This is not an innovative revelation. Since the American edition was published in 1794, the majority of scholars have categorized Charlotte Temple as an advocate for sexual equality. Indeed, during the eighteenth century, the voices of American women were largely drowned out by those of their male counterparts. Paul Barton maintains that Rowson detested this oppression. He argues that by favoring the narrative structure over the epistolary, she was able to mimic a Puritan minister, “a commanding and influential position reserved for men alone” (Barton 27).
Contemporary criticism has expanded the perception of Charlotte Temple as a feminist work. Marion Rust scrutinizes the personality of Charlotte and boldly proclaims that Rowson’s novel is “not really a novel of seduction” (Rust 103). Rather, she asserts that it was hesitancy, not infatuation, which causes Charlotte’s demise. Rust’s assessment stems from the fact that men found obedience to be a desirable female quality during the eighteenth century. And, according to feminists, society during that time was designed for the pleasure and benefit of men alone.
While Feminist criticism works well with Charlotte Temple, I would argu...
... middle of paper ...
...otte Temple: A Closet Feminist's Strategy in an American.” Women and Language 23.1 (2000): 26-32. MLA International Bibliography. George Mason University. Web. 27 Oct. 2010.
Foucault, Michel. Discipline & Punishment: The Birth of the Prison. London: Vintage, 1995. Print.
Holtzman, D. Privacy Lost: How Technology is Endangering your Privacy. San Francisco: Jossey-Bass, 2006. Print.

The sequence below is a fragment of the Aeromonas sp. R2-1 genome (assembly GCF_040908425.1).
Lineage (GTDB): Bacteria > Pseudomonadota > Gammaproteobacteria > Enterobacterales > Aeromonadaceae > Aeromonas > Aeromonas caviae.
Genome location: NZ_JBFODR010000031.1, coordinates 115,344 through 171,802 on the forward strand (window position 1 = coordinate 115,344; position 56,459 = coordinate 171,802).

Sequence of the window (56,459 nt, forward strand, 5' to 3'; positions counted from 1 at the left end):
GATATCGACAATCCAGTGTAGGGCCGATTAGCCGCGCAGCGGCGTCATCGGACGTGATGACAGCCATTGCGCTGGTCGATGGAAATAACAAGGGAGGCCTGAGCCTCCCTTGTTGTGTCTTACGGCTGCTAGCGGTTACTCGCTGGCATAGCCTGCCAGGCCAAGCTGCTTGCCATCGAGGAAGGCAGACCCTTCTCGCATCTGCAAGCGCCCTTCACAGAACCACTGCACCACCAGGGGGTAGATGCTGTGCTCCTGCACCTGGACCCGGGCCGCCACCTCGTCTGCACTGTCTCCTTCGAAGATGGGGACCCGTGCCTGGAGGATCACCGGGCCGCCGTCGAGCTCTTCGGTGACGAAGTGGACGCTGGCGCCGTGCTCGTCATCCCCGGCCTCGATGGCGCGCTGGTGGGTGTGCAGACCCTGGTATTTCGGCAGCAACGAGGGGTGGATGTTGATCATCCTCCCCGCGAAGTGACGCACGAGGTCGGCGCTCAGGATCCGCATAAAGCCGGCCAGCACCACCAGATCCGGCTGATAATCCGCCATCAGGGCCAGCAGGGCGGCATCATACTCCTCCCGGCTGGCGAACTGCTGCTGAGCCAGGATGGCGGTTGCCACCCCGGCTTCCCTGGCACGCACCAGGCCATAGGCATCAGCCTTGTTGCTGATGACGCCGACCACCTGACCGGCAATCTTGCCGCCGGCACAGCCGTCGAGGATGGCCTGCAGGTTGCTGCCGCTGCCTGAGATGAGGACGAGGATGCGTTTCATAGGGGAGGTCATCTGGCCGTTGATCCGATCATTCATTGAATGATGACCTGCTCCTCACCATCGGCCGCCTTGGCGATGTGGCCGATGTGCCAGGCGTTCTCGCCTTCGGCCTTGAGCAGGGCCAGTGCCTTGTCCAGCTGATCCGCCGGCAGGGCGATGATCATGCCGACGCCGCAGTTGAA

Marx, Karl. The Economic and Philosophical Manuscripts of 1844. New York: International Publishers, 1964. Print.
New American Bible. New York: Catholic Book Publishing Co., 1992. Print.
Rowson, Susanna. Charlotte Temple. New York: Oxford University Press, 1986. Print.
Rust, Marion. “What's Wrong with Charlotte Temple?” The Williams and Mary Quarterly 60.1 (2003): 99-118. MLA International Bibliography. Omohundro Institute of Early American History and Culture. Web. 27 Oct. 2010.
Need Writing Help?
Get feedback on grammar, clarity, concision and logic instantly.Check your paper »
- Subsequent to her examination of Susanna Rowson’s Charlotte Temple, Jill E. Anderson infers that the novel resembles a woman’s captivity narrative. In fact, she compares Rowson’s novel to the spiritual autobiography of Mary Rowlandson, stating that both authors “recognize the challenges faced by women in their respective periods and engage in the doubled discourse of confirming the patriarchy and fighting within or against it” (Anderson 431). The correlation between genres suggests that Charlotte Temple coincides with an advocacy for women’s rights This is not an innovative revelation.... [tags: Marxism, Feminism, Society]
2431 words (6.9 pages)
- Many might argue that sentimentalism is an act of weakness or that it’s an emotion that should only be expressed by the female sex. However, that is not true; the act of sentimentalism actually helps to prove the moral quality of a character or person. This is eminent in the story Charlotte Temple by Susanna Rowson in which the reader comes across many characters being sensible or acting sentimentally towards others. In the story Charlotte Temple, sentimentality is practiced amongst those characters that are benevolent; benevolent meaning a person that expresses good will, generosity, and that has the desire to help others in other words charitable.... [tags: Literature]
901 words (2.6 pages)
- Comparing Love in Somnambulism and Charlotte Temple In today's terms, love is an exciting, joyous, and uplifting experience to those who are fortunate enough to find it. Literature from the late 18th century expresses a completely different view, however. The literature of Susanna Haswell Rowson and Charles Brockden Brown show the 18th century view of love as something to be mistrusted, detrimental to the spiritual and moral well-being of those who are "in" it, and above all, show that it can only be controlled by and entrusted to the care of men.... [tags: Comparison Compare Contrast Essays]
697 words (2 pages)